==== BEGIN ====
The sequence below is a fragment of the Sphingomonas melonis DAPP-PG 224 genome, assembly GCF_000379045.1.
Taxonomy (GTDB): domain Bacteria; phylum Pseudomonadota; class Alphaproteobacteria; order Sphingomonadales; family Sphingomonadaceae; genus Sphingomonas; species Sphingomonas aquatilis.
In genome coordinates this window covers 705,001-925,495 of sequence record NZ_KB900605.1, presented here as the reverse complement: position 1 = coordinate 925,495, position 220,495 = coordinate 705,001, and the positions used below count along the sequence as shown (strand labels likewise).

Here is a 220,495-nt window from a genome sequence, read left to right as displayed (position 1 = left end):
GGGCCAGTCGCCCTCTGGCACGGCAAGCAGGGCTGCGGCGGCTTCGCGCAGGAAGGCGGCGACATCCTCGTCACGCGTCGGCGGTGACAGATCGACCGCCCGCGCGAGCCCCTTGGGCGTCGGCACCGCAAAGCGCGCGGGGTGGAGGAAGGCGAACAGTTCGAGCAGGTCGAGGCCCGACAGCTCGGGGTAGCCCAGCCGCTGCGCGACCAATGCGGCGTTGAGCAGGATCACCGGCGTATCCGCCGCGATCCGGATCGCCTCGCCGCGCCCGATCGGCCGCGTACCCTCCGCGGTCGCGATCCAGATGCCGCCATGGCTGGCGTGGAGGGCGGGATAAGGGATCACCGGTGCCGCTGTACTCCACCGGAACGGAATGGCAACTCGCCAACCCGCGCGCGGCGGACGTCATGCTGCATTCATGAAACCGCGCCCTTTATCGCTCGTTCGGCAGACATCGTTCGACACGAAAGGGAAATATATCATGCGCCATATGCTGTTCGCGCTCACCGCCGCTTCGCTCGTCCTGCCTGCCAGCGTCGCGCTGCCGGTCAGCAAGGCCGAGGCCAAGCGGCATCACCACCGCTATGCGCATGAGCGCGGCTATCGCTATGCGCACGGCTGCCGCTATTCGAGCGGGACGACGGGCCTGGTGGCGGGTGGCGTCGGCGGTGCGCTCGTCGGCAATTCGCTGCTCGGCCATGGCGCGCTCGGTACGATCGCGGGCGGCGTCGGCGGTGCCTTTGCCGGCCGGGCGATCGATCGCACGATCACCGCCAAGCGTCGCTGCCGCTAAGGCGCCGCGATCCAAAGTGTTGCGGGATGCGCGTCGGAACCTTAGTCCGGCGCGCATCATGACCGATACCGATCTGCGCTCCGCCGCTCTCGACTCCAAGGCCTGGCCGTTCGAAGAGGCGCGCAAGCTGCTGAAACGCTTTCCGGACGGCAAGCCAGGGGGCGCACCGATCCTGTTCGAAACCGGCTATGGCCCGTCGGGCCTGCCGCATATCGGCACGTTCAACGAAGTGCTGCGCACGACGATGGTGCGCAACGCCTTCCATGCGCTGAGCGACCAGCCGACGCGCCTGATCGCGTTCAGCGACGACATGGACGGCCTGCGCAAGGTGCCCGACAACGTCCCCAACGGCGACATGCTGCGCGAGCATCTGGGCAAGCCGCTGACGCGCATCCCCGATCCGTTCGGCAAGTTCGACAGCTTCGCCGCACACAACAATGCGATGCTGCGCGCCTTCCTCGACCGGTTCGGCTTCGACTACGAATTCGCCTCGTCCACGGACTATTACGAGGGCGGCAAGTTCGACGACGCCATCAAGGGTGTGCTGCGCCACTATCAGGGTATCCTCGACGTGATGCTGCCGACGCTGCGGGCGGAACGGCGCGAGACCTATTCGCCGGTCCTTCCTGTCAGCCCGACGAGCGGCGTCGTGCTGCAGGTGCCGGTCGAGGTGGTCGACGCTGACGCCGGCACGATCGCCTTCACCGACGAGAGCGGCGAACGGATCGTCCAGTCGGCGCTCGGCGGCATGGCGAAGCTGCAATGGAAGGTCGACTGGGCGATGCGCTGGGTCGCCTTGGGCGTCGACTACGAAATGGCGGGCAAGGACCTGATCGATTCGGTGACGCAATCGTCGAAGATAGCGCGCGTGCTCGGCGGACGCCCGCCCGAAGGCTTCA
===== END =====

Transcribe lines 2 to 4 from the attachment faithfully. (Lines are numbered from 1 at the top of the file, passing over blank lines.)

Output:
Taxonomy (GTDB): domain Bacteria; phylum Pseudomonadota; class Alphaproteobacteria; order Sphingomonadales; family Sphingomonadaceae; genus Sphingomonas; species Sphingomonas aquatilis.
In genome coordinates this window covers 705,001-925,495 of sequence record NZ_KB900605.1, presented here as the reverse complement: position 1 = coordinate 925,495, position 220,495 = coordinate 705,001, and the positions used below count along the sequence as shown (strand labels likewise).

Here is a 220,495-nt window from a genome sequence, read left to right as displayed (position 1 = left end):